“We still need to be concerned with the totality of the safety inside the the bus,” he said.
Bus driver’s mother: ‘He was terrified’
The NTSB also plans to speak with the driver, who has been charged with five counts of vehicular homicide, reckless endangerment and reckless driving.
Walker received his commercial driver’s license in April, Hart said. Since then, records show he received a traffic citation for side-swiping a car in September while driving a school bus.
After the crash, Walker’s mother said she got a phone call from her son, who told her he’d been in a “drastic accident” and tried to explain what had happened before police took his phone away.
“When he talked to me, he was terrified,” Gwenevere Cook said.
“He was trying to get them (children) off the bus — all the bodies were limp. There was blood everywhere. He has been cooperating with the police. He texted me minutes later saying the kids are dead,” she said.
Cook expressed condolences to the victims’ families and asked for compassion for her son, describing him as a respected man and a father of a 3-year-old son who worked two jobs and had never been in trouble before.
“It is a horrible nightmare,” Cook said. “I feel bad for my son, and I am torn up for the (victims’) family members.”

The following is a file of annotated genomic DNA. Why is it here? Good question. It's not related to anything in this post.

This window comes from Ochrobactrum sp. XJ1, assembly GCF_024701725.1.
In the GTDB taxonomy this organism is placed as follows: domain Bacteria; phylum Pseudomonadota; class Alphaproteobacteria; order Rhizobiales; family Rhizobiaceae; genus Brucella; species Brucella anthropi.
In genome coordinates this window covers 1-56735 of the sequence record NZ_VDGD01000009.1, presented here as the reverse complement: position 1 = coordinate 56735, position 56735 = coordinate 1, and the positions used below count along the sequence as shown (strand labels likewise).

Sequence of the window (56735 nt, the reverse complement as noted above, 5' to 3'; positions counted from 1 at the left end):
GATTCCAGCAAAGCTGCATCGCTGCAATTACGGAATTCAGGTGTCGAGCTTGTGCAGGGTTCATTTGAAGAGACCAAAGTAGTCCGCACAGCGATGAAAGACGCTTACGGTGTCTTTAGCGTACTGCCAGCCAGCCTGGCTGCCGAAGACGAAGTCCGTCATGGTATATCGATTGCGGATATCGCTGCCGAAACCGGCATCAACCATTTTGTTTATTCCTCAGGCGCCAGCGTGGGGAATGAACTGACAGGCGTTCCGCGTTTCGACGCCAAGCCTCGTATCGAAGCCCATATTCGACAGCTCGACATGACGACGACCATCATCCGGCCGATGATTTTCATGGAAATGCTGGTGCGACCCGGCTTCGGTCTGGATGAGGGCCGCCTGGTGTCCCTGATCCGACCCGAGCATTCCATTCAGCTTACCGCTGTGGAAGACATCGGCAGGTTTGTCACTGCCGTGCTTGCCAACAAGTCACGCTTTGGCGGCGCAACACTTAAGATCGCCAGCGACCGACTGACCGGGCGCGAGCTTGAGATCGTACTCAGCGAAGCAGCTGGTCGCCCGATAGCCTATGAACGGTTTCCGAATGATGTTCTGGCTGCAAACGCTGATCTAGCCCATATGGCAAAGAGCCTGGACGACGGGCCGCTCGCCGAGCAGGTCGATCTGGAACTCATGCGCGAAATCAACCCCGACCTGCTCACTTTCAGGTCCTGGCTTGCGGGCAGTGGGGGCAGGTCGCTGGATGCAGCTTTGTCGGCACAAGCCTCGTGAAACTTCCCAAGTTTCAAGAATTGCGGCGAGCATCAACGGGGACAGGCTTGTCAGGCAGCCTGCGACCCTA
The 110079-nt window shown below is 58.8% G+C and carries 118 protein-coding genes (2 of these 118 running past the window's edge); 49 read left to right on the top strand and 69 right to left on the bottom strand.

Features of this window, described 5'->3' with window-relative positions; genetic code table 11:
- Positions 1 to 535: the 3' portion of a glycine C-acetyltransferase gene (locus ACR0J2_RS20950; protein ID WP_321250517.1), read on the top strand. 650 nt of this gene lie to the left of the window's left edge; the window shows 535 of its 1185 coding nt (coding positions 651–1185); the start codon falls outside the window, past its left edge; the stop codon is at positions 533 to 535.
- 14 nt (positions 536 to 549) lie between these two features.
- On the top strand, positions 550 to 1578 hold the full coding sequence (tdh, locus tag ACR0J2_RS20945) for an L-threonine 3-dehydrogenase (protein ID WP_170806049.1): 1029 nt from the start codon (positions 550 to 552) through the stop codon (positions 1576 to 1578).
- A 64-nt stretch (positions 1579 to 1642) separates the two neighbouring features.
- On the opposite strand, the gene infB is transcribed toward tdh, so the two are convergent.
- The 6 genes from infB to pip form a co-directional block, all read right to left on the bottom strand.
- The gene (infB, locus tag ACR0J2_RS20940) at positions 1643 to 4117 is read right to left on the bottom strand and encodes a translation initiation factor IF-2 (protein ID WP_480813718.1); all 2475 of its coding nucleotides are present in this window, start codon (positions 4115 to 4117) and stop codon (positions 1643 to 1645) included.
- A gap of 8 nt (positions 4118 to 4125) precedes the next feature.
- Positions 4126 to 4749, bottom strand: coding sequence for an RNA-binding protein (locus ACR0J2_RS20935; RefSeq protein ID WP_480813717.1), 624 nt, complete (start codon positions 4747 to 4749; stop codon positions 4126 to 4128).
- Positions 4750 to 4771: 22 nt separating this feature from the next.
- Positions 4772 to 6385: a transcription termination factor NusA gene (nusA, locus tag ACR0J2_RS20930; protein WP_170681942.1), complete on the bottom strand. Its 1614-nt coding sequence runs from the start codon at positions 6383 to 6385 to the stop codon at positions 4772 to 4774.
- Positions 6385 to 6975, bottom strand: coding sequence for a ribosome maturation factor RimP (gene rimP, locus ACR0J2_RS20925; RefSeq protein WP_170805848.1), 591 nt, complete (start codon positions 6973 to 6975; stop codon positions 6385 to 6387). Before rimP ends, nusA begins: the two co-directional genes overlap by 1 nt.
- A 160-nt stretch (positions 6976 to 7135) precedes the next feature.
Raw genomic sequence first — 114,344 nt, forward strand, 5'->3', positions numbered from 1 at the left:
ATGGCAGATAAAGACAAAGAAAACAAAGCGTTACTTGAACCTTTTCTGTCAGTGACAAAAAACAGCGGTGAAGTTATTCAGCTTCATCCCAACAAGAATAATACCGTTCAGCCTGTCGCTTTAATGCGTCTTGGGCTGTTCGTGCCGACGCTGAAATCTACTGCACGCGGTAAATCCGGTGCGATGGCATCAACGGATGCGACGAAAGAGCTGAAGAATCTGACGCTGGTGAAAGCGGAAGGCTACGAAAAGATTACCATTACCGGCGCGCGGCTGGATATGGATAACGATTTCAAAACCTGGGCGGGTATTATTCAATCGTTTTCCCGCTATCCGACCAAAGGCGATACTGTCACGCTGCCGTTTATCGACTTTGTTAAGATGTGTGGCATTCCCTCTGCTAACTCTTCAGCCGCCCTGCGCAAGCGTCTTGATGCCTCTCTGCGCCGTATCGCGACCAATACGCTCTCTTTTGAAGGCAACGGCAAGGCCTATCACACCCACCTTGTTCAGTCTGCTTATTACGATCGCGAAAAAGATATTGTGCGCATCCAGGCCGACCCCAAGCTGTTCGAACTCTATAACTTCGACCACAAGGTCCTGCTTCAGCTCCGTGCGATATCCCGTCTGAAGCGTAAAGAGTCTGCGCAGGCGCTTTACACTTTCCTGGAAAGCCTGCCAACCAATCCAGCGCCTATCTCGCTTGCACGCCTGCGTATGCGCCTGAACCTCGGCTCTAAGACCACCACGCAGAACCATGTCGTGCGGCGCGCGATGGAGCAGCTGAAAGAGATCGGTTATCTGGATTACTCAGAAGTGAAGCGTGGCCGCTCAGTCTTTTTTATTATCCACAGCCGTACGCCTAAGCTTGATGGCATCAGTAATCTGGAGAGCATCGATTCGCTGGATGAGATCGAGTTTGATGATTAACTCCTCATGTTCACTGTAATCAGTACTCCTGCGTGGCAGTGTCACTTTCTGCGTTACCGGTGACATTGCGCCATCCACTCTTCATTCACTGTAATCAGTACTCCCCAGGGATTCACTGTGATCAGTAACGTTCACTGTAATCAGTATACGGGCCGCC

The company that operated the bus and employed Walker has come under scrutiny.
Durham School Services, a company that transports more than 1 million students daily at schools across the United States, said it was working with police and school officials to investigate.
Neither the city of Chattanooga nor its schools interacts with the company, Chattanooga Mayor Berke said. Hamilton County runs the bus system.
The company’s website — which normally depicts smiling children and bright yellow school buses beside a pledge about getting students to school safely — was black on Tuesday, greeting visitors with a somber statement about the Chattanooga crash.
“Our entire team at Durham School Services is devastated by the accident yesterday that tragically claimed the lives of Chattanooga students,” the statement said.